Thank you, fellow murders.
Before you made your return to us by way of the London Underground, our existence was beginning to get tiresomely complicated again.
In the late summer of 2001, you bestowed us with a simple, easy to follow story line -- a tale so preposterous it even allowed a dullard, usurper prince to be perceived as a strutting warrior king.
Hopefully, once again, animus will replace equivocation. The stagnant air will crackle with talk radio alarums. Dull avenues of will blaze with torch-lit processions. The War God will be restored to his former glory and he will rouse us from introspective gloom. Self-doubt will dissolve. The inequities of life will fall away; we will all be made equal in our shared and sacred enmity towards you, our beloved mutual enemy.
I'm hopeful your return will bring back the "moral clarity" required to dispense with this tiresome complexity. Now, we can only pray that your latest blood offering upon the altar of meaningless death will restore our resolve to engage you in perpetual war.
Thank you for this gift, you dear murderous bastards. We do so need our hatred of you. You were generous to a fault in providing it for us -- and we so hope you like the matching set of it we have sent to you in return.
As of late, I sit stuck in traffic, again feeling powerless, again racked with uncertainty; my car radio tuned, as ever, to A.M. talk radio -- yet the old doubts kept returning ... my hatred was growing as threadbare and tattered as the flag on my car's antenna. But now, upon the blessed event of your return, I'm again swooning with invigorating scorn.
Once again. they're playing our song, dear enemy, a soaring aria of blame and hate ... Years back, listening to love songs used to cause me feel this way -- immortal, connected to a larger and timeless order, an order greater than words, greater than mind-numbing jobs and passion-devouring obligations ... But love fades, disappoints, betrays, becomes a burden, and itself becomes an obligation ... But you, oh, you -- you don't change -- you're always there for me, just out of sight, just over the line of the horizon. You stay fixed in our constellation of contempt, unchanged in our cosmos of mutual loathing ... Deep down, I never doubted that you would return -- that you would be there when we needed you ... Please don't ever change, don't leave us bereft, empty, again benumbed with self-doubt.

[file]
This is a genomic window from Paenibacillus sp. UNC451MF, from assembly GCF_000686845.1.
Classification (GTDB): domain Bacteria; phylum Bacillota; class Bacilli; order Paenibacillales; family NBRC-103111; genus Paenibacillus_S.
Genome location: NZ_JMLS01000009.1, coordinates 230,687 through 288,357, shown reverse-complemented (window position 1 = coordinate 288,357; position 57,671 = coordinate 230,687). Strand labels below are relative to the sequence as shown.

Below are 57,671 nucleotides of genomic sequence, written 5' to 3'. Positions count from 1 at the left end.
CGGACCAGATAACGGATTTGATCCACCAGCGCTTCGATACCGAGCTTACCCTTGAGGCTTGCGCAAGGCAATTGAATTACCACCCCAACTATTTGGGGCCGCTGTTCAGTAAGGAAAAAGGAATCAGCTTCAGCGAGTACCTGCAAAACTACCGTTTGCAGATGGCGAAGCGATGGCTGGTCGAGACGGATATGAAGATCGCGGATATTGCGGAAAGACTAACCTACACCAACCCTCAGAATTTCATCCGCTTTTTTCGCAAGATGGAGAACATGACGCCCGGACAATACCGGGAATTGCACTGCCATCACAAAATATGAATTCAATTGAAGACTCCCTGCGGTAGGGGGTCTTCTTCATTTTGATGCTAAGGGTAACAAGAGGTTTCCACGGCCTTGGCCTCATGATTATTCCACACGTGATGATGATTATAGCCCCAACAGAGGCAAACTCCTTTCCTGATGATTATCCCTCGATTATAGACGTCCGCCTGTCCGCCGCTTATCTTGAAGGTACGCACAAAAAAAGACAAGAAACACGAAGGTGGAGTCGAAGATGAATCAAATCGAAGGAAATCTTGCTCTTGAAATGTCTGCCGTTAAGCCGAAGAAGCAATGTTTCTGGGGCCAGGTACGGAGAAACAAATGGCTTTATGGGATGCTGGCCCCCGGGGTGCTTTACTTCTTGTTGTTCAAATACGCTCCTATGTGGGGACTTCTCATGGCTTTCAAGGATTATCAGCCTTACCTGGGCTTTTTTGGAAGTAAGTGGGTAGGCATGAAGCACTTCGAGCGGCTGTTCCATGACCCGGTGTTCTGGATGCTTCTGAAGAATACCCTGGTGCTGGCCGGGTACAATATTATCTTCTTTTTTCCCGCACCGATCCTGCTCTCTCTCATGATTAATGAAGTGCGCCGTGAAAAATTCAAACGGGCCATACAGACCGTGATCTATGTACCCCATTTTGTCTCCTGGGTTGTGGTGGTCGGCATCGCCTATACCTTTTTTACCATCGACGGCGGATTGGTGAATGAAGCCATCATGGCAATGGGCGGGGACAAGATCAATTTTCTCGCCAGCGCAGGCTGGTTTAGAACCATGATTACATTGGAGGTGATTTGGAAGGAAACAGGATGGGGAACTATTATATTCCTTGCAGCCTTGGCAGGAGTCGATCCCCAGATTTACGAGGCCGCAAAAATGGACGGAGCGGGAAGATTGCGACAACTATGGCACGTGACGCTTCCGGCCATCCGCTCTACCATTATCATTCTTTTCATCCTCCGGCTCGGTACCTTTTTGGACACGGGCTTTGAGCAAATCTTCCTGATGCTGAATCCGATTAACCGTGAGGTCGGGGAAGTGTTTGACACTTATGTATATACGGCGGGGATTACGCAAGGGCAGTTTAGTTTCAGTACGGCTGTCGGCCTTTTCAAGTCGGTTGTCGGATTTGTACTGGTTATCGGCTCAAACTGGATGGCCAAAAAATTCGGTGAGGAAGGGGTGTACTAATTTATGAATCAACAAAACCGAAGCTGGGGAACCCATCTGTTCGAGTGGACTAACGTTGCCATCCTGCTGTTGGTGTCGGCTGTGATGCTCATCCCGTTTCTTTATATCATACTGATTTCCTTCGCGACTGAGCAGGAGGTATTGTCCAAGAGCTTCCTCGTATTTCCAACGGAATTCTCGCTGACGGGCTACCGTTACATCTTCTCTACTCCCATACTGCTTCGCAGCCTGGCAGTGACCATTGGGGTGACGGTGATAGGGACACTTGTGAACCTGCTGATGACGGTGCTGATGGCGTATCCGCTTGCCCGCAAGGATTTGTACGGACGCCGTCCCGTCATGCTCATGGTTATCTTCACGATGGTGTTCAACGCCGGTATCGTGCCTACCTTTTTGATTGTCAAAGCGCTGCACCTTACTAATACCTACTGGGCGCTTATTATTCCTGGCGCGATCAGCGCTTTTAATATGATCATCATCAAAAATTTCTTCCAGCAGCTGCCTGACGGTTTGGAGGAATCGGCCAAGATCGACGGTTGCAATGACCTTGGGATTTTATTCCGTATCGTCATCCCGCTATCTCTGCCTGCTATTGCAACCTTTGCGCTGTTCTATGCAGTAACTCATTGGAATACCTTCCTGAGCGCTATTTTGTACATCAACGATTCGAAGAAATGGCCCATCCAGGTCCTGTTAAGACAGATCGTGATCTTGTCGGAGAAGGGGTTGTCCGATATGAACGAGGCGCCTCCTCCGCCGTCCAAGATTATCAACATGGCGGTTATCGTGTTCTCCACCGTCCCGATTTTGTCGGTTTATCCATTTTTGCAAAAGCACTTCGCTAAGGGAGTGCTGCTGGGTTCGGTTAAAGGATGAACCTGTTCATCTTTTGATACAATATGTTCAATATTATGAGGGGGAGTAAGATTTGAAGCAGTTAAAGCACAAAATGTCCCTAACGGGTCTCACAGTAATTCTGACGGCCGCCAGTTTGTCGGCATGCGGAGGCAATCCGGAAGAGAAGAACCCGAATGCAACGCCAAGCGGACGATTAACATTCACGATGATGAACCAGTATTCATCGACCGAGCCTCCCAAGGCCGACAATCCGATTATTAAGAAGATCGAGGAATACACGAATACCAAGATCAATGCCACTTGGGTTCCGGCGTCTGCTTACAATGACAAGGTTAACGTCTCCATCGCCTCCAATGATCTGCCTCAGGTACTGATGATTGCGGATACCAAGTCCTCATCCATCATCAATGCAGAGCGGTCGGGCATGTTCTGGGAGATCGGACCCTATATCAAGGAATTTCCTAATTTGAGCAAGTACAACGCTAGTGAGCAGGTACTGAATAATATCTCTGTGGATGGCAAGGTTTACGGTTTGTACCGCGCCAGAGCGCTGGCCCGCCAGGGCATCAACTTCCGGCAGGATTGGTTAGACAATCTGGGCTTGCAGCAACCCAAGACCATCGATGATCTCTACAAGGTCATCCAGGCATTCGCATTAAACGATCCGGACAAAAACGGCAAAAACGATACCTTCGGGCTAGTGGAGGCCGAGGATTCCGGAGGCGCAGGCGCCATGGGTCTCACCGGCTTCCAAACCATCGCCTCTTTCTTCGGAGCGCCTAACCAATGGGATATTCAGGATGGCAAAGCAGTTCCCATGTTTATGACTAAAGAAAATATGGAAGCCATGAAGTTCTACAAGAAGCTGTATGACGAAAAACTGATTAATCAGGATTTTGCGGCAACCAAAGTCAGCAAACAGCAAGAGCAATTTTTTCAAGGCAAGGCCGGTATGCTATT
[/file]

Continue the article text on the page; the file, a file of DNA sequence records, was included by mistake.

My dear enemy, I am compelled to keep you close to me, holding you as close as my secret wishes, as close as my hidden desires. Without you, my unfocused passions become a blinding glare; I'm nearly blind without the contrast provided by your abiding darkness. How else could I justify the prancing, self-possessed knight of my preening self regard without you? He has no reason to exist in a world devoid of the belief in dangerous dragons. As we know, dear enemy, knight and dragon are nothing without each other. My glinting armor would be simply clanking dead weight without the imminent threat of a fire-breathing, damsel-abducting menace to the safety of the Realm.
Of course, I must shield my gallant knight (as well as the rabble who dwell beyond the castle wall of my casuistry) from the knowledge of his mutual dependence on an evil-doing dragon. This is why you shouldn't stay away for so damn long: without the existence of monsters, this fight would seem so petty, so squalid, not at all worth its immense cost in squandered resources and spilled blood.
Yet, dear enemy, deep down, you and I both realize, when measured against the scale of the universe, these sacred wars of ours are like the strivings of two scarab beetles who battle over a dried dollop of dung being played out against the backdrop of a vast desert, Yes, on some level, I suspect I am a damn fool: I am a dung beetle who dreams that I am the King of All Shit.
You see, without you I am diminished. It is as if I crave the blood-drenched passions of our constant conflict because I am desperate to reclaim some lost aspect of myself ... and if I could only conquer you -- if I could somehow subdue and subsume you -- thereby rendering you a part of me, then, at last, I could feel whole. I could be transformed from this confused fragment of a person who I have become.
My need to hate you seems to me to be a prayer for completeness, a desire to reconcile the irreconcilable, a mandate to merge heaven and earth, for the Armageddon of my divided self to yield to the surpassing peace of Kingdom Come. Or, at least, to provide a way for me to make it though the day and rest easier at night.
All those inane fantasies of the Antichrist and the End Time that have gained such currency as of late translate to this: "Oh Lord God above, won't you part the heavens, shake the earth, and save me from the Satanic grip of the petty tyrannies of my own mundane mind."
There have been moments, dear enemy, that you and I have met each other's gaze across the corpse-strewn battlefields of history, and we have briefly glimpsed not only the hidden loneliness of our own fragmented lives, but have recognized within each other a boundless and ceaseless human longing for contact and communion that we always fall short of attaining, because pride, pain, and fear have twisted the perennial yearnings of our hearts into the murderous intimacies of our endless wars.
Phil Rockstroh, a self-described, auto-didactic, gasbag monologist, is a poet, lyricist, and philosopher bard, living in New York City. He may be contacted at: firstname.lastname@example.org.
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